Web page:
World 3,000m steeplechase champion Hyvin Kiyeng and her team mates are out to employ teamwork as they seek to silence rivals in women’s 3,000m steeplechase at the World Championships in London.
Kiyeng will team up with World Under-20 3,000m steeplechase champion Cellphine Chespol, Commonwealth champion Purity Kirui and Beatrice Chepkoech in London, and the four have promised to sacrifice personal ambitions and have one of them winning the title.
And Kiyeng has warned their rivals, particularly Kenyan-born Ruth Jebet from Bahrain who is the Olympic champion and the World Record holder, to prepare for a big battle from them.
“I don’t fear anybody. What matters is how prepared we are for the race,” said Kiyeng, the Olympic silver medallist, adding that she is under no pressure to retain her title. “Nothing can go wrong if you have trained well.”
However, Kiyeng, the 2011 Africa Games 3,000m steeplechase champion, has urged her colleagues to ensure they reach the final for their teamwork strategy to work well.
“Having the four of us in the final will be a great thing. We can easily sweep the podium places. We only need to believe in ourselves,” said the 2012 Africa 3,000m steeplechase bronze medallist.
Both Kiyeng, Chepkoech and Chespol, and their rival Jebet have won a leg each in the Diamond League Series. Kiyeng won on May 5 in Doha in World Lead and Meet Record time of 9min, 00.12secs before Jebet claimed a Meet Record victory in Shanghai of 9:04.78.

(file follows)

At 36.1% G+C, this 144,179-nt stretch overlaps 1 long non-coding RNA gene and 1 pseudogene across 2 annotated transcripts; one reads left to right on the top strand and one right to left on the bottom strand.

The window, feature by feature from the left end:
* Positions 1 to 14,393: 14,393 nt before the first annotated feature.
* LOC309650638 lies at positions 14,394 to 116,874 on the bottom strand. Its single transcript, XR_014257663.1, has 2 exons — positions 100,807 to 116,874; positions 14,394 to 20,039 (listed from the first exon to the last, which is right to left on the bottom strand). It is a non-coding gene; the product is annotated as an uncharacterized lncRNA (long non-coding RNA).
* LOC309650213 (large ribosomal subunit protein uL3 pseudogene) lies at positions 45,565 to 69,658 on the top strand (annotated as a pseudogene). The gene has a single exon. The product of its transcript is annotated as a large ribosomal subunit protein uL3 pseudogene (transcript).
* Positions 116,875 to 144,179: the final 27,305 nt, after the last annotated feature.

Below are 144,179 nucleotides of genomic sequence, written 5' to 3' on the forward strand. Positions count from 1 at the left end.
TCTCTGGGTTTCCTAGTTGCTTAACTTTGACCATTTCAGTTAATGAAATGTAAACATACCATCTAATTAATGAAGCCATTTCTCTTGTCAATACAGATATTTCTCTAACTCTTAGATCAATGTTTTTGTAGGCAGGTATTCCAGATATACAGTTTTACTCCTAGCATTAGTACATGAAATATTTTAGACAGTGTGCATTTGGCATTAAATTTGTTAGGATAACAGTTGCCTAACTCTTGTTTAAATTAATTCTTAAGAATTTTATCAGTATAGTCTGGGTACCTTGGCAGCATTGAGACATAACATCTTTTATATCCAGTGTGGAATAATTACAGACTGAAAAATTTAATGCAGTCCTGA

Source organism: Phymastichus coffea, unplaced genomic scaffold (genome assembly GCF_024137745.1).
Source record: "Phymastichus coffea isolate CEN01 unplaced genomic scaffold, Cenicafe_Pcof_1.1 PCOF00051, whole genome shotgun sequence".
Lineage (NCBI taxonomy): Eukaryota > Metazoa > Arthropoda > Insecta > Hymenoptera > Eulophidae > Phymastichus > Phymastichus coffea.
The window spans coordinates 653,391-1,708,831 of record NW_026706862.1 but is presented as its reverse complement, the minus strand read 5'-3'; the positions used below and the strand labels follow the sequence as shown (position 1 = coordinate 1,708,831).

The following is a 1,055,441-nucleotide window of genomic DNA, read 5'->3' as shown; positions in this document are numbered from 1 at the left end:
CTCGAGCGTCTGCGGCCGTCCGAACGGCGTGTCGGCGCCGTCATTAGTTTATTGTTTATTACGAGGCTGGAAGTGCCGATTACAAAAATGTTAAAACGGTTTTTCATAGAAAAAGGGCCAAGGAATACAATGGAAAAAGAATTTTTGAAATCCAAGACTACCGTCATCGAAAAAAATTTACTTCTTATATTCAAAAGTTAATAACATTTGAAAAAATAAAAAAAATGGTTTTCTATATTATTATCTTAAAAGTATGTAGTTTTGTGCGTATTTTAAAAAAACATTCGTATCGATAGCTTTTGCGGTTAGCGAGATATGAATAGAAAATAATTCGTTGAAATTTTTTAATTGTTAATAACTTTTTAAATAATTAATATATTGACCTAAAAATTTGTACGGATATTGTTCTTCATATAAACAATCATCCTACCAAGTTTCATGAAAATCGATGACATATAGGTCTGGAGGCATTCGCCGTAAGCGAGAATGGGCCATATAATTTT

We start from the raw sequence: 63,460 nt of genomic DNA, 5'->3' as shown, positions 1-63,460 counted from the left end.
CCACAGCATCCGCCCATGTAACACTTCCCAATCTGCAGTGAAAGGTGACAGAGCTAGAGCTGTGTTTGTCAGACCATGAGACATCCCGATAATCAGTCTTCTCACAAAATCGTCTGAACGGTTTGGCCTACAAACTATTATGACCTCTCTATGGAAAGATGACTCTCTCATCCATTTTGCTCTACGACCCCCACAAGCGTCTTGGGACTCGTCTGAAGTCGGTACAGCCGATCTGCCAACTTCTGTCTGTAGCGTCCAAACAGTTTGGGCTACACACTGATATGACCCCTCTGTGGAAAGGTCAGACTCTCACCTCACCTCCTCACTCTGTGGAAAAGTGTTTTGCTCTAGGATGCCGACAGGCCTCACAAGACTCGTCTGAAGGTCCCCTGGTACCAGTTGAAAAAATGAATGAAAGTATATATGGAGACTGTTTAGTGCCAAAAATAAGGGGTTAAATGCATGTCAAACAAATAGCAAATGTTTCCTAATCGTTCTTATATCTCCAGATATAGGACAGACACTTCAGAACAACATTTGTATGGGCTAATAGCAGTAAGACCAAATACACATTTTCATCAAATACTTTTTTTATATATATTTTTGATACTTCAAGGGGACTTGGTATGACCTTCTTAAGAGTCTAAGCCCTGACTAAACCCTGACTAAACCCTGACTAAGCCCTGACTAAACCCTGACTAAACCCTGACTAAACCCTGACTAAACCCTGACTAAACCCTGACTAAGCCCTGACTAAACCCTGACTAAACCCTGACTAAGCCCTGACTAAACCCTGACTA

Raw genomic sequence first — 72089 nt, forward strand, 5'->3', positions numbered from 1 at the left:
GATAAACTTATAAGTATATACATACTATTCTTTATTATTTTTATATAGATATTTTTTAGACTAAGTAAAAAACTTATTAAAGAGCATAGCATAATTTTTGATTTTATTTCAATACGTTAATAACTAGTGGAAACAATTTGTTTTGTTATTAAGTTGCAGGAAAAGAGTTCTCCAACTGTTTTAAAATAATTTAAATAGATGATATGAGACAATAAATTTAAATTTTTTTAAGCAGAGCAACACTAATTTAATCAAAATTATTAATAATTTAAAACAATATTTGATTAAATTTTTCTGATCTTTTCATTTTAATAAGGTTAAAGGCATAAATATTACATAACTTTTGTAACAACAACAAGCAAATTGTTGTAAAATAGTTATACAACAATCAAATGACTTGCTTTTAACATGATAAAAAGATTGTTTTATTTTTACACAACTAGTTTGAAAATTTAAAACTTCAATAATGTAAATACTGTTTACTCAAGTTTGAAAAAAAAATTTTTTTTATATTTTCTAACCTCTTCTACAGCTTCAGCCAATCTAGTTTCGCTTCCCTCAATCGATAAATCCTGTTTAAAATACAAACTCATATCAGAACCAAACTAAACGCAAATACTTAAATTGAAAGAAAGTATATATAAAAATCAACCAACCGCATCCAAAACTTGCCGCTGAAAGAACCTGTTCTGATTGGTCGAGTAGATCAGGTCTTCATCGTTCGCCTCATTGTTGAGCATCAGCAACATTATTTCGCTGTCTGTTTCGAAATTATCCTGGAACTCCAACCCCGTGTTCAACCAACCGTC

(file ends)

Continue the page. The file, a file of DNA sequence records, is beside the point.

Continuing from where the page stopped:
“During the national trials, we ran while discussing with Chespol how we shall compete in Paris,” said Chepkoech, who went on to win in Paris on July 1 in personal best 9:01.69.
Chespol had won the Prefontaine Classic on May 27 in Eugene in a National Record time of 8:58.78, which was also a World Lead, World Junior, Africa and Meet Record.
Chepkoech, Kirui and Chespol are making their first appearance at the World Championships.
“My target is to finish on the podium but we shall discuss how we shall handle the final,” said Chepkoech, the 2014 African Games 1,500m bronze medallist, who finished fourth in 3,000m steeplechase at Rio Olympics.
Chepkoech, who has juggled from 400m hurdles and 800m, only switched to steeplechase last year upon completing her course at Kenya Police Training College as she went on to post personal best 9:17.41.
“Jebet inspires me the way she runs but let her prepare for a bruising battle from us. If she could why not me?” posed Chepkoech.
However, Chespol said they must reach the final first before strategising on how to win the coveted gold medal.
“Crazy things happen in the semi-finals and we need to be careful, then we can plan our strategy for the final,” said Chespol, the 2015 World Under-18 2,000m steeplechase champion.
“I’m happy with my rise from a world youth and junior champion to a world senior champion. I pray for God to deliver that and I’m sure it will be good for us if we all make it to the final,” said Chespol, adding that every one of them is a race favourite.